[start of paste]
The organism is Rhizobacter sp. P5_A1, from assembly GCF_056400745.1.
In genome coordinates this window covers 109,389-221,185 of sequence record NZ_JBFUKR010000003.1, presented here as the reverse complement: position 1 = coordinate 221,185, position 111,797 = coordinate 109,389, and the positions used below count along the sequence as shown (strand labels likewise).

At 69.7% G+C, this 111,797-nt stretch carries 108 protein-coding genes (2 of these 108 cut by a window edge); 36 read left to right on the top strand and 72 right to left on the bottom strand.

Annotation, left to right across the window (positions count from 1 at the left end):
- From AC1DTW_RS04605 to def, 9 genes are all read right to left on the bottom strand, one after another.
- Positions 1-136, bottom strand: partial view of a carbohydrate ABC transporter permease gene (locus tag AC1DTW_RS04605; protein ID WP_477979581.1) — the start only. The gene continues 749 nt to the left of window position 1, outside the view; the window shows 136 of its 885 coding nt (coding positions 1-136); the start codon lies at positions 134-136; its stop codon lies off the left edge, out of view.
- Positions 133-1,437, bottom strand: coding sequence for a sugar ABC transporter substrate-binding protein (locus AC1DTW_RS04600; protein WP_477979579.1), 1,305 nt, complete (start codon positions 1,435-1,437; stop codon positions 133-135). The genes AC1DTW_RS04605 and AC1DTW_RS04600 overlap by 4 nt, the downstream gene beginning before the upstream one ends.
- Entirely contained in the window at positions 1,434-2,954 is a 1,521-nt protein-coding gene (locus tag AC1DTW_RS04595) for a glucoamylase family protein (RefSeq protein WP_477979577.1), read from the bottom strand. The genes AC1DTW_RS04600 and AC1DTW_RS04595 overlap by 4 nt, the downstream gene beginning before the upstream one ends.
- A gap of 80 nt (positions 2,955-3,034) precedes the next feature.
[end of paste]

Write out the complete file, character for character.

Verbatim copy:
The organism is Rhizobacter sp. P5_A1, from assembly GCF_056400745.1.
In genome coordinates this window covers 109,389-221,185 of sequence record NZ_JBFUKR010000003.1, presented here as the reverse complement: position 1 = coordinate 221,185, position 111,797 = coordinate 109,389, and the positions used below count along the sequence as shown (strand labels likewise).

At 69.7% G+C, this 111,797-nt stretch carries 108 protein-coding genes (2 of these 108 cut by a window edge); 36 read left to right on the top strand and 72 right to left on the bottom strand.

Annotation, left to right across the window (positions count from 1 at the left end):
- From AC1DTW_RS04605 to def, 9 genes are all read right to left on the bottom strand, one after another.
- Positions 1-136, bottom strand: partial view of a carbohydrate ABC transporter permease gene (locus tag AC1DTW_RS04605; protein ID WP_477979581.1) — the start only. The gene continues 749 nt to the left of window position 1, outside the view; the window shows 136 of its 885 coding nt (coding positions 1-136); the start codon lies at positions 134-136; its stop codon lies off the left edge, out of view.
- Positions 133-1,437, bottom strand: coding sequence for a sugar ABC transporter substrate-binding protein (locus AC1DTW_RS04600; protein WP_477979579.1), 1,305 nt, complete (start codon positions 1,435-1,437; stop codon positions 133-135). The genes AC1DTW_RS04605 and AC1DTW_RS04600 overlap by 4 nt, the downstream gene beginning before the upstream one ends.
- Entirely contained in the window at positions 1,434-2,954 is a 1,521-nt protein-coding gene (locus tag AC1DTW_RS04595) for a glucoamylase family protein (RefSeq protein WP_477979577.1), read from the bottom strand. The genes AC1DTW_RS04600 and AC1DTW_RS04595 overlap by 4 nt, the downstream gene beginning before the upstream one ends.
- A gap of 80 nt (positions 2,955-3,034) precedes the next feature.